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Old January 3rd, 2018, 02:33 PM   #87
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It was purely prejudice, discrimination, scorn and denial by Western Europeans from the 9th century and 20th century that they couldn't accepted the fact the ERE was truly a successor and continuation of the Roman empire. All due too the burdensome schism that blinded all political and religious factions because they just want a punching bag. Hieronymous Wulf for some unknown reason hated the ERE and coined up the name Byzantine and only viewed the HRE as the sole successor which we know in fact is not. Even the catholic church knew of this to be true but pretended otherwise.

Everyone in the east (and eastern Europe) called and referred to the ERE and Byzantines as Romans. The Turks, Persians, Moors, and Arabs called them RŪM (Romans), the ERE as Rūmelia (Land of the Romans) or Millet-i Rum (Roman Nation), and Constantinople as Kustantiniyyah. Whereas the Judeo-Iberians called it Kostantina. But the orientation never used such derogatory insult like the use "Byzantine" or "Medieval Greek" nor profanity to the Eastern Romans. Sure there were conflict and diplomatic disagreements on both sides. However none of them never spoke such.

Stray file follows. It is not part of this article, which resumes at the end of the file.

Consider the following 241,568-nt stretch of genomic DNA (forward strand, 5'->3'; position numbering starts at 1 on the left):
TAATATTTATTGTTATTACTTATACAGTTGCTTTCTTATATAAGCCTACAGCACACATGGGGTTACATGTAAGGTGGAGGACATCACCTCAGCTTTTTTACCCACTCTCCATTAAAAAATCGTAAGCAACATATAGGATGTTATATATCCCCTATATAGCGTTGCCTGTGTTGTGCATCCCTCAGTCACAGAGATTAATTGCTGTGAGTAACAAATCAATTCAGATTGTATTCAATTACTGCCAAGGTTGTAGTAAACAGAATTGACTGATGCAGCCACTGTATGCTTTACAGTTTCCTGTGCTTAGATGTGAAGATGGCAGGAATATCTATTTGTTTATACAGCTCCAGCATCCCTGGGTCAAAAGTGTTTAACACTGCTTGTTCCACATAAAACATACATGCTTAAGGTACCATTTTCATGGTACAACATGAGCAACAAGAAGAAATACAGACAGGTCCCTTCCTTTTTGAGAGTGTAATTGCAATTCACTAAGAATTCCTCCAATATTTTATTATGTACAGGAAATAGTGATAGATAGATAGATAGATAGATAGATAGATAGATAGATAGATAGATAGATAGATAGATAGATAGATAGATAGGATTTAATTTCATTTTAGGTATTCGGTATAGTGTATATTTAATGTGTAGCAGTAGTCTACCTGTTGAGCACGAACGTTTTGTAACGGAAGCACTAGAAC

There was one moment in time where the HRE and ERE almost had a union through Otto III. By sadly his death came sudden.
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Old January 3rd, 2018, 04:00 PM   #88

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Is the Greek ethnicity of the empire really that relevant in this discussion? Rome had a long history of incorporating foreigners into their empire and giving them Roman citizenship. With Caracella giving Roman citizenship to everyone in the empire you could argue being a Roman isn't about nationality or ethnicity but about holding Roman citizenship which the Greeks certainly did.